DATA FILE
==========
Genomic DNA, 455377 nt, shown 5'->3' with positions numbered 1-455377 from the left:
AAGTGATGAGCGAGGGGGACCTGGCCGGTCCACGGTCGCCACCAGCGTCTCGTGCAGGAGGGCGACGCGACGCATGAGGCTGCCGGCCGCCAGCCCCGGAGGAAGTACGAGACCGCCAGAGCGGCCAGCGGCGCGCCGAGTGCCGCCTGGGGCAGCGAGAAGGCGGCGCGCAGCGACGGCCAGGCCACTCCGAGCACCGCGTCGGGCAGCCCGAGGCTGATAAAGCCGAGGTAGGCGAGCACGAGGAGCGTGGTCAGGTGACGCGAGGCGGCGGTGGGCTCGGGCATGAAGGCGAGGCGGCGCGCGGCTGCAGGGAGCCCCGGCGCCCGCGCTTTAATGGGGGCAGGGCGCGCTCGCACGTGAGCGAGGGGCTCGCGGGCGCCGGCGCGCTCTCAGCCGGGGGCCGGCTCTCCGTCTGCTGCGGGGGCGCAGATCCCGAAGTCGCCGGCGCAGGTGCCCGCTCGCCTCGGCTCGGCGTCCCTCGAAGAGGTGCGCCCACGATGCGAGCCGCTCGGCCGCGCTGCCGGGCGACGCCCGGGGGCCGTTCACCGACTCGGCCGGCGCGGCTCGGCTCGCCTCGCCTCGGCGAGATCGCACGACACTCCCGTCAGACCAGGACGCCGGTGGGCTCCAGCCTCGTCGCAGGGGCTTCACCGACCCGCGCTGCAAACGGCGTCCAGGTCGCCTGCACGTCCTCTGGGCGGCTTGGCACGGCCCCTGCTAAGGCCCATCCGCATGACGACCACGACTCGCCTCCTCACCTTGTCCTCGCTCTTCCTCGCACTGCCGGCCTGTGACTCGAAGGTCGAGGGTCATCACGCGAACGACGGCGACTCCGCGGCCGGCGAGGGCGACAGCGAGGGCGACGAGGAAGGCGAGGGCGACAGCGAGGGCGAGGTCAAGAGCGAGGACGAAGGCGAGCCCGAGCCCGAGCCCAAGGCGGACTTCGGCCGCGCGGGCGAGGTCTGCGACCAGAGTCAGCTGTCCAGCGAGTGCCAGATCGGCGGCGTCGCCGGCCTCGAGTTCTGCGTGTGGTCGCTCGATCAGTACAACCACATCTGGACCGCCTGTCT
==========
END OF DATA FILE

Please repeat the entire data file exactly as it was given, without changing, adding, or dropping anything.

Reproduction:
Genomic DNA, 455377 nt, shown 5'->3' with positions numbered 1-455377 from the left:
AAGTGATGAGCGAGGGGGACCTGGCCGGTCCACGGTCGCCACCAGCGTCTCGTGCAGGAGGGCGACGCGACGCATGAGGCTGCCGGCCGCCAGCCCCGGAGGAAGTACGAGACCGCCAGAGCGGCCAGCGGCGCGCCGAGTGCCGCCTGGGGCAGCGAGAAGGCGGCGCGCAGCGACGGCCAGGCCACTCCGAGCACCGCGTCGGGCAGCCCGAGGCTGATAAAGCCGAGGTAGGCGAGCACGAGGAGCGTGGTCAGGTGACGCGAGGCGGCGGTGGGCTCGGGCATGAAGGCGAGGCGGCGCGCGGCTGCAGGGAGCCCCGGCGCCCGCGCTTTAATGGGGGCAGGGCGCGCTCGCACGTGAGCGAGGGGCTCGCGGGCGCCGGCGCGCTCTCAGCCGGGGGCCGGCTCTCCGTCTGCTGCGGGGGCGCAGATCCCGAAGTCGCCGGCGCAGGTGCCCGCTCGCCTCGGCTCGGCGTCCCTCGAAGAGGTGCGCCCACGATGCGAGCCGCTCGGCCGCGCTGCCGGGCGACGCCCGGGGGCCGTTCACCGACTCGGCCGGCGCGGCTCGGCTCGCCTCGCCTCGGCGAGATCGCACGACACTCCCGTCAGACCAGGACGCCGGTGGGCTCCAGCCTCGTCGCAGGGGCTTCACCGACCCGCGCTGCAAACGGCGTCCAGGTCGCCTGCACGTCCTCTGGGCGGCTTGGCACGGCCCCTGCTAAGGCCCATCCGCATGACGACCACGACTCGCCTCCTCACCTTGTCCTCGCTCTTCCTCGCACTGCCGGCCTGTGACTCGAAGGTCGAGGGTCATCACGCGAACGACGGCGACTCCGCGGCCGGCGAGGGCGACAGCGAGGGCGACGAGGAAGGCGAGGGCGACAGCGAGGGCGAGGTCAAGAGCGAGGACGAAGGCGAGCCCGAGCCCGAGCCCAAGGCGGACTTCGGCCGCGCGGGCGAGGTCTGCGACCAGAGTCAGCTGTCCAGCGAGTGCCAGATCGGCGGCGTCGCCGGCCTCGAGTTCTGCGTGTGGTCGCTCGATCAGTACAACCACATCTGGACCGCCTGTCT